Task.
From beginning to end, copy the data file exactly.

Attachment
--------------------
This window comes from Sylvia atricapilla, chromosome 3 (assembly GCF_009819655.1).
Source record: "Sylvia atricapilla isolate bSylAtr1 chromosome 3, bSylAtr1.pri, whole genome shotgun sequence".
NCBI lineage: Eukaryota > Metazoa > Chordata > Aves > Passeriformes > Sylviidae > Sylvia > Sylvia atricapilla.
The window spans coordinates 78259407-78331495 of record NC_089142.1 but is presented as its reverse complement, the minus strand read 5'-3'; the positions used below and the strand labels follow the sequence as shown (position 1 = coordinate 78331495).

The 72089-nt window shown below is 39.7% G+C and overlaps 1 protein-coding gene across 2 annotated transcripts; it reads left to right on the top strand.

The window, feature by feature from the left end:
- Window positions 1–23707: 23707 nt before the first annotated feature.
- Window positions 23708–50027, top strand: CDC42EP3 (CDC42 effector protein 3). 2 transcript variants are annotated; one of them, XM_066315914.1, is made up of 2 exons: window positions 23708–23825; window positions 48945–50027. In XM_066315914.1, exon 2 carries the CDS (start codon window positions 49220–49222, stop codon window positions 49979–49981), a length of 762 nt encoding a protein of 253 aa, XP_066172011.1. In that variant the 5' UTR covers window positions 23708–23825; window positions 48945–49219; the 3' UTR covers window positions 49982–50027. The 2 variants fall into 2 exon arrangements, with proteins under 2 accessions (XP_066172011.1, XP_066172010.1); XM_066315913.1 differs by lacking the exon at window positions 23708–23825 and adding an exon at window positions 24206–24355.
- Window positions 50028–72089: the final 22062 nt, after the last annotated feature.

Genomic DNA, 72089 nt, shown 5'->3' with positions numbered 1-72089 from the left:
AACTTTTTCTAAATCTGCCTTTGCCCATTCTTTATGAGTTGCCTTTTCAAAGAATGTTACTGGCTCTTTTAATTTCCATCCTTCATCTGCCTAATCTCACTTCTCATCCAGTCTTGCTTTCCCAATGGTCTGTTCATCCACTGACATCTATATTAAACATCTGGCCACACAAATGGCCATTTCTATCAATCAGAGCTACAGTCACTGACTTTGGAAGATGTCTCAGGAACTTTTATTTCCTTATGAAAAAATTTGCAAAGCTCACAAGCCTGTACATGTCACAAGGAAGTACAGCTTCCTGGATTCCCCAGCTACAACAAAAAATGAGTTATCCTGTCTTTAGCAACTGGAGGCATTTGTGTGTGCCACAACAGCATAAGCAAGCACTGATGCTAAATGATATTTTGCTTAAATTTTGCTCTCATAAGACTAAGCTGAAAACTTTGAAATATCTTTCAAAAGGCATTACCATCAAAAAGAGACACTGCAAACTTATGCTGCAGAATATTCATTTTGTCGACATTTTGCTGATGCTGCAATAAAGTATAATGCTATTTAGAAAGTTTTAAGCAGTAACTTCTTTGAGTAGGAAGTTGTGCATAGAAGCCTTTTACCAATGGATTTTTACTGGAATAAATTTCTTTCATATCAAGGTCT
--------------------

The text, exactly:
This window comes from Sylvia atricapilla, chromosome 3 (assembly GCF_009819655.1).
Source record: "Sylvia atricapilla isolate bSylAtr1 chromosome 3, bSylAtr1.pri, whole genome shotgun sequence".
NCBI lineage: Eukaryota > Metazoa > Chordata > Aves > Passeriformes > Sylviidae > Sylvia > Sylvia atricapilla.
The window spans coordinates 78259407-78331495 of record NC_089142.1 but is presented as its reverse complement, the minus strand read 5'-3'; the positions used below and the strand labels follow the sequence as shown (position 1 = coordinate 78331495).

The 72089-nt window shown below is 39.7% G+C and overlaps 1 protein-coding gene across 2 annotated transcripts; it reads left to right on the top strand.

The window, feature by feature from the left end:
- Window positions 1–23707: 23707 nt before the first annotated feature.
- Window positions 23708–50027, top strand: CDC42EP3 (CDC42 effector protein 3). 2 transcript variants are annotated; one of them, XM_066315914.1, is made up of 2 exons: window positions 23708–23825; window positions 48945–50027. In XM_066315914.1, exon 2 carries the CDS (start codon window positions 49220–49222, stop codon window positions 49979–49981), a length of 762 nt encoding a protein of 253 aa, XP_066172011.1. In that variant the 5' UTR covers window positions 23708–23825; window positions 48945–49219; the 3' UTR covers window positions 49982–50027. The 2 variants fall into 2 exon arrangements, with proteins under 2 accessions (XP_066172011.1, XP_066172010.1); XM_066315913.1 differs by lacking the exon at window positions 23708–23825 and adding an exon at window positions 24206–24355.
- Window positions 50028–72089: the final 22062 nt, after the last annotated feature.

Genomic DNA, 72089 nt, shown 5'->3' with positions numbered 1-72089 from the left:
AACTTTTTCTAAATCTGCCTTTGCCCATTCTTTATGAGTTGCCTTTTCAAAGAATGTTACTGGCTCTTTTAATTTCCATCCTTCATCTGCCTAATCTCACTTCTCATCCAGTCTTGCTTTCCCAATGGTCTGTTCATCCACTGACATCTATATTAAACATCTGGCCACACAAATGGCCATTTCTATCAATCAGAGCTACAGTCACTGACTTTGGAAGATGTCTCAGGAACTTTTATTTCCTTATGAAAAAATTTGCAAAGCTCACAAGCCTGTACATGTCACAAGGAAGTACAGCTTCCTGGATTCCCCAGCTACAACAAAAAATGAGTTATCCTGTCTTTAGCAACTGGAGGCATTTGTGTGTGCCACAACAGCATAAGCAAGCACTGATGCTAAATGATATTTTGCTTAAATTTTGCTCTCATAAGACTAAGCTGAAAACTTTGAAATATCTTTCAAAAGGCATTACCATCAAAAAGAGACACTGCAAACTTATGCTGCAGAATATTCATTTTGTCGACATTTTGCTGATGCTGCAATAAAGTATAATGCTATTTAGAAAGTTTTAAGCAGTAACTTCTTTGAGTAGGAAGTTGTGCATAGAAGCCTTTTACCAATGGATTTTTACTGGAATAAATTTCTTTCATATCAAGGTCT